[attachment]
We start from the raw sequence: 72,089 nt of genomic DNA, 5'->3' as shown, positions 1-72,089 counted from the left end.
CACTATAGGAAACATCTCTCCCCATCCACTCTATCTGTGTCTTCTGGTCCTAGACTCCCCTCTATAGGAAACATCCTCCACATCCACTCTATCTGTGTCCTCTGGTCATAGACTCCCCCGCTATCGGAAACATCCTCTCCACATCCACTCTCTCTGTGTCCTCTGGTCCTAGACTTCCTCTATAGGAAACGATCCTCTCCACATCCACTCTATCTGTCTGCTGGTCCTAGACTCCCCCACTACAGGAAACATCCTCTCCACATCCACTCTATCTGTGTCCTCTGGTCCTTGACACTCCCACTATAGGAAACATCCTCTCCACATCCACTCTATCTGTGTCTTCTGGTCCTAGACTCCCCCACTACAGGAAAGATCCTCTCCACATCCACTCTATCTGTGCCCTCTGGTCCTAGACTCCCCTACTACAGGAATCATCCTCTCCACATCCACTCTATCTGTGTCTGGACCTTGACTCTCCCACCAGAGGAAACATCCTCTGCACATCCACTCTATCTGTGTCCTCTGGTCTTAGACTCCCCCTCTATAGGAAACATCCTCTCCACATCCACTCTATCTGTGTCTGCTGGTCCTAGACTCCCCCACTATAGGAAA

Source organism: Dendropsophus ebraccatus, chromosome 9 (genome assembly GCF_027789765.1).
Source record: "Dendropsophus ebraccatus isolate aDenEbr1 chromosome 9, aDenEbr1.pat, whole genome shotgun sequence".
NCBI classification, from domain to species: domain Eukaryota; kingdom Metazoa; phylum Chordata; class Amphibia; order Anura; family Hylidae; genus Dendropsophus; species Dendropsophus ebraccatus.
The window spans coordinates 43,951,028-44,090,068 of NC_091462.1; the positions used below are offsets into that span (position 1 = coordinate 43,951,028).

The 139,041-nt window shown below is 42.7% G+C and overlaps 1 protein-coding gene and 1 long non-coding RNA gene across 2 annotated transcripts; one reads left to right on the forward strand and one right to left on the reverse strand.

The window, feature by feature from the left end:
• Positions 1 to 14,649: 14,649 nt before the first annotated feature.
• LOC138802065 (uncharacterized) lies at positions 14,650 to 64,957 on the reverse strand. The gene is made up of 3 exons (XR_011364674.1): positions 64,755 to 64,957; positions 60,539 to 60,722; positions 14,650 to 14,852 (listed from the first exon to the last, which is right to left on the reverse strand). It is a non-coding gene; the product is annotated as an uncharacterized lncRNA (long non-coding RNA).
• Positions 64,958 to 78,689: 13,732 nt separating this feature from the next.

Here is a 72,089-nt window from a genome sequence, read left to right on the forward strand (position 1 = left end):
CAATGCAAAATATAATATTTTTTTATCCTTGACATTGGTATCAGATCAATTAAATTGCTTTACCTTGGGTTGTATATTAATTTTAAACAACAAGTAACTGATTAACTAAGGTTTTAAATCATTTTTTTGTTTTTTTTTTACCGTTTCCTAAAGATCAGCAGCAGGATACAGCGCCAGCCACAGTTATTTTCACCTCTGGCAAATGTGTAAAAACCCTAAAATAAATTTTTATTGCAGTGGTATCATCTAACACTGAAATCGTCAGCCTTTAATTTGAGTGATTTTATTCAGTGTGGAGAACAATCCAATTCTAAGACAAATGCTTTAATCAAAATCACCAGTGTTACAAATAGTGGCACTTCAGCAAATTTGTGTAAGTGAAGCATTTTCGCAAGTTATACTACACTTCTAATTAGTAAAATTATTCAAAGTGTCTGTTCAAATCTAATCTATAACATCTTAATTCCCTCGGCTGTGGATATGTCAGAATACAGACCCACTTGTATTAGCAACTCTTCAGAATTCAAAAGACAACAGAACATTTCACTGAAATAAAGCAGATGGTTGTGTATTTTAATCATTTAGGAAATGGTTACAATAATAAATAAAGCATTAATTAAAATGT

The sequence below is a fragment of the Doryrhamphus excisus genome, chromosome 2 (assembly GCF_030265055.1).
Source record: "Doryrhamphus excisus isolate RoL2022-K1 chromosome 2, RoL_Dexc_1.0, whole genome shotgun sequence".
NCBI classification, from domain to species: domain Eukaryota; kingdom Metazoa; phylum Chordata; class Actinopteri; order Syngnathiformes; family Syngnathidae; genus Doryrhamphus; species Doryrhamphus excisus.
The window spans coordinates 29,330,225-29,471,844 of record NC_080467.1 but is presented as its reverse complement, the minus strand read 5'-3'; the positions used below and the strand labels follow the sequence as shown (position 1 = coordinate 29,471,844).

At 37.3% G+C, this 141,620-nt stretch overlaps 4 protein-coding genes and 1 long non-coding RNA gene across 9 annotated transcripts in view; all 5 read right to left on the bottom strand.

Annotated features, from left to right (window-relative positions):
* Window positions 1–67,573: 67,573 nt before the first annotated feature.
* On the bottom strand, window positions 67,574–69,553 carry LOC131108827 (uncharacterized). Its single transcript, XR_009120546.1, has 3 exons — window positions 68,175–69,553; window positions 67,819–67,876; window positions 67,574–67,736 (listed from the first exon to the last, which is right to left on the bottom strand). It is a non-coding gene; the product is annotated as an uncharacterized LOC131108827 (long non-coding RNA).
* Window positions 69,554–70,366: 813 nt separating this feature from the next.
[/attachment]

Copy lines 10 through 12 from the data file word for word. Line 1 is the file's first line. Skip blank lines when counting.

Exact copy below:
• LOC138802065 (uncharacterized) lies at positions 14,650 to 64,957 on the reverse strand. The gene is made up of 3 exons (XR_011364674.1): positions 64,755 to 64,957; positions 60,539 to 60,722; positions 14,650 to 14,852 (listed from the first exon to the last, which is right to left on the reverse strand). It is a non-coding gene; the product is annotated as an uncharacterized lncRNA (long non-coding RNA).
• Positions 64,958 to 78,689: 13,732 nt separating this feature from the next.

Here is a 72,089-nt window from a genome sequence, read left to right on the forward strand (position 1 = left end):